I believe professional success hinges on two things more than anything else; delivering on time and exceeding expectations.  Life as a project manager adds another dimension – i.e. coordinating and controlling your teams to ensure they do the same.

The challenges and issues you face are never the same, especially in software development.  Whether you’re addressing client pivots, development roadblocks, integration issues with third-party software, pushing legal to finalize agreements or managing your coders, every day is like a box of chocolates.  Here’s a typical day in the life. 

5:00 am

Wake up.  Make an espresso, meditate, hit the gym, shower, and commute while I plan my day.  I find this time to be essential to creating the space I need to be at my best mentally and physically.  If they could put what meditation and exercise do for you into a pill, everybody would be on it.

7:00 am

I always get into the office before my teams; setting an example that I’m willing to work just as hard as they are boosts everyone’s productivity significantly.

 7:05 am

Checking dozens of emails is an everyday challenge, which I am well-versed in managing.  Voice messages are next and especially important because my contacts invariably call me during off hours when matters are urgent.  I can usually rip through these before 7:30 am.

7:30 am

This is crucial day-planning time, I login to shared calendars for each of my teams to check progress, flag urgent client and development issues and delegate new tasks.  I then confirm meeting times, attendance and agendas with each team.

7:45 am to 8:15 am

When I’m done scheduling meeting and setting agenda, I open my tasks manager, grab a cup of joe and revise.

8:30 am to 9:15 am

Global stand-up team meeting where I check high-level progress on all projects since yesterday, set up and confirm the day’s general objectives and what I can do to move them forward quickly.

9:15 am

Respond to other emails, delegate activities.

9:15 am

Tan, one of my back-end database developers wants to discuss few issues separately with me; he’s pressing for an immediate team meeting to prioritize an API map for a professional conferencing app we are building.  While we are talking, I get a call from Keith, my boss who wants me to join him in his office for a meeting.  As it happened in front of Tan, we agree to set the meeting after lunch.

9:30 am

Ken, the Managing Director of my department wants to discuss few things. His office is down the hall, I walk down there. Our conversation is straight and focused.

10:00 am

Review Meeting: I have to work with Susan our copyrighter to review content objectives for a law-enforcement tipster website before presenting them to our client.

11:00 am

Client call; he says one of his locations is having issues receiving data. It’s not a bug.  I explain the technicalities, he understands and I delegate a test run to ensure proper functionality.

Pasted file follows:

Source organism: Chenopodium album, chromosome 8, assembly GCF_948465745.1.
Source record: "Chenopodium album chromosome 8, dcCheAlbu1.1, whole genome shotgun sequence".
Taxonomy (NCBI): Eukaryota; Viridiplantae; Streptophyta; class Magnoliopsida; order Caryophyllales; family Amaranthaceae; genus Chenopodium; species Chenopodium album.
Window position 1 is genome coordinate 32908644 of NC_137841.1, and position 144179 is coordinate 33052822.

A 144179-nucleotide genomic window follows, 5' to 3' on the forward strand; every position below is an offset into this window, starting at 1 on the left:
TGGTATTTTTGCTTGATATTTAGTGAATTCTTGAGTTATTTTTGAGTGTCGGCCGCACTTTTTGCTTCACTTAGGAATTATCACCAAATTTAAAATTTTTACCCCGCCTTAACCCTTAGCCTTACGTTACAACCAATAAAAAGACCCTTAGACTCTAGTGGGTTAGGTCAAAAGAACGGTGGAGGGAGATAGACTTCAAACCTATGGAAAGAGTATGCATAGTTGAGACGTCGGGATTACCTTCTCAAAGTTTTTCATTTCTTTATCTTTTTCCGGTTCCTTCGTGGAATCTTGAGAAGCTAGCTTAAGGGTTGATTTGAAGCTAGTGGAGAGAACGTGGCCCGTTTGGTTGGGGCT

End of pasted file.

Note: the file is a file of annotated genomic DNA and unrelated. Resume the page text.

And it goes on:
11:30 am

Respond to new emails and voicemail, confirm new calendar tasks delegate ensuing activities.

12:00 pm

I bring my own lunch. Wait, I’m getting a call; Yuliia from accounting needs clarification on an invoice-billing to client. I clarify. She gets it. I head for lunch.

1:00 pm

I have a teleconference with an IaaS provider we are using to provide cloud infrastructure for an enterprise client.  We confirm necessary resources and pricing.  I prepare an initial quote for the client.

1:30 pm

I print out the back-end from the professional conferencing website we are matching to our conferencing app and draw out a rough API map matching them to our preliminary front-end story board screens from creative.

2:45 pm

I meet with our entire conferencing app team, creative UX/UI, front-end, back-end and the Android/iOS coders.  We confirm the preliminary API map structure for both platforms.

3:15 pm

Frank, an Android developer shows up at my door.  He’s having notification framework issues with Android push messaging not displaying correctly on Samsung devices.  We go over the issues, I delegate objectives and set a follow-up meeting for the next day.

3:30 pm

Bo emails me, he has identified some integration issues with third-party software for an enterprise client. We get into a call. I pull our contact from the third-party software into the call.  We figure out what BO could be missing & the third-party promises to address it by the end of the week.

4:00 pm

I interview a new candidate for junior creative position. This woman is on the ball.  I refer her to Ken, my Managing Director for a second interview.

4:15 pm

I drop-in to Ken’s office. We review our projects. I rush back to my desk, check emails, voicemails and respond. I need to re-work tomorrow’s schedule and push two items forward to the end of the week.

4:45 pm to 5:00 pm

I look at my calendar for tomorrow. I open my tasks to see what’s still pending, update my calendar and make the necessary calls, emails and delegations.

So there’s a day in the life for you.  I’d love to hear how your day compares!


Alex Gillespie, Project Manager @ Cellflare

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